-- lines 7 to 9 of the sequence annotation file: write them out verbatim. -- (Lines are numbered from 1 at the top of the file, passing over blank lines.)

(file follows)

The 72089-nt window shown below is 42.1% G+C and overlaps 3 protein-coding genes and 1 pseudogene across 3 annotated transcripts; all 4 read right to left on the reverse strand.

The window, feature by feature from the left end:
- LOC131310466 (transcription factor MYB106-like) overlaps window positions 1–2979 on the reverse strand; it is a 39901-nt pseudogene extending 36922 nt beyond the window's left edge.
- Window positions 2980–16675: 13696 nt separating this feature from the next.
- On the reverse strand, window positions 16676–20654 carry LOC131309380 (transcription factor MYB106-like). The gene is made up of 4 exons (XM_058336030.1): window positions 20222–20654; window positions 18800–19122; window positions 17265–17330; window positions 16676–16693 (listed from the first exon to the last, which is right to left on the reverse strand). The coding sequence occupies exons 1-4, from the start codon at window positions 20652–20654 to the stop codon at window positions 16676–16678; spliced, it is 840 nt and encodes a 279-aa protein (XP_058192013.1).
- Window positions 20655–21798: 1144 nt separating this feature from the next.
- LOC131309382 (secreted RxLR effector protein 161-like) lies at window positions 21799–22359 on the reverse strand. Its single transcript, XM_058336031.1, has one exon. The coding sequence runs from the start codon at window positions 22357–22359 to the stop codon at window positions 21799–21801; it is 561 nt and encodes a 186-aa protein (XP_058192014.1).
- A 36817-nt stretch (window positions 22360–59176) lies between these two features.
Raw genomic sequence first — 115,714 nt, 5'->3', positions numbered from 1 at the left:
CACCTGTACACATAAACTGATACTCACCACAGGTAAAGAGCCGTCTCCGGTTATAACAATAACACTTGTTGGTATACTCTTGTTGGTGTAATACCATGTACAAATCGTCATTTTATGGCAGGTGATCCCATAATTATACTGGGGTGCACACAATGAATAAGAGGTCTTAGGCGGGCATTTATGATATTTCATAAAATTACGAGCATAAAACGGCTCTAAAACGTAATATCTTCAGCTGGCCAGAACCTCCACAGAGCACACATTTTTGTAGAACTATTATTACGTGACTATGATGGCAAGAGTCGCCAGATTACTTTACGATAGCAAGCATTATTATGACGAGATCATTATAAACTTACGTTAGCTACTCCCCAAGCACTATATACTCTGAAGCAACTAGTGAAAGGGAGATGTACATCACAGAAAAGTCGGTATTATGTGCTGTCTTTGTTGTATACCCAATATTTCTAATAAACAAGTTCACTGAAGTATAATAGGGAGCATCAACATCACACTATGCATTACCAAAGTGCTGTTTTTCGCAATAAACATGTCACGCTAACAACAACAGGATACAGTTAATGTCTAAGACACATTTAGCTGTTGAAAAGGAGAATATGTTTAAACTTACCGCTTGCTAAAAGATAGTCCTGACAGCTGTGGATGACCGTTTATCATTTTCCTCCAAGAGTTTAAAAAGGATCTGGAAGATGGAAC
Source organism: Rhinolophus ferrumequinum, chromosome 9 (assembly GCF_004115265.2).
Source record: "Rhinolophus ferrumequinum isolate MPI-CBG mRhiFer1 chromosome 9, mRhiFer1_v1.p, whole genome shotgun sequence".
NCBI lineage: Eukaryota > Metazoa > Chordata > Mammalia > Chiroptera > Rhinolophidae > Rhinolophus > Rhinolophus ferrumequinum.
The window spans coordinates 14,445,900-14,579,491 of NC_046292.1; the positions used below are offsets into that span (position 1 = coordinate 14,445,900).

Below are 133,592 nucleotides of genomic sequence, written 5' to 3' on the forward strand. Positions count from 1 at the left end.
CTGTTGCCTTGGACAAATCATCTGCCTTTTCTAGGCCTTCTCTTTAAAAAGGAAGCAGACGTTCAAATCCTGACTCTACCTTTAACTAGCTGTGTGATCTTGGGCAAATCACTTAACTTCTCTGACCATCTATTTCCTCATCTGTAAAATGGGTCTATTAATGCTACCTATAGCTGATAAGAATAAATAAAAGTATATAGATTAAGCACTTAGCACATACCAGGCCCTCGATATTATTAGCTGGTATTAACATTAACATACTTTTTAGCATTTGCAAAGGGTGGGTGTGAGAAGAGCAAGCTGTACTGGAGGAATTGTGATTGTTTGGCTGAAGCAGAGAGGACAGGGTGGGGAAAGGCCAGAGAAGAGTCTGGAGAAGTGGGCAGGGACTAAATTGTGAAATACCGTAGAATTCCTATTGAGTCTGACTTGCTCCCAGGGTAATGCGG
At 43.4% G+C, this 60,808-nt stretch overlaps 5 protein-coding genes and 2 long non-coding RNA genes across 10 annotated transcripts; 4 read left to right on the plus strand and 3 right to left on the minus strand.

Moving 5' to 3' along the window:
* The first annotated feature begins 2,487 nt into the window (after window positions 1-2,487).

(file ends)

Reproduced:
- LOC131309382 (secreted RxLR effector protein 161-like) lies at window positions 21799–22359 on the reverse strand. Its single transcript, XM_058336031.1, has one exon. The coding sequence runs from the start codon at window positions 22357–22359 to the stop codon at window positions 21799–21801; it is 561 nt and encodes a 186-aa protein (XP_058192014.1).
- A 36817-nt stretch (window positions 22360–59176) lies between these two features.
Raw genomic sequence first — 115,714 nt, 5'->3', positions numbered from 1 at the left: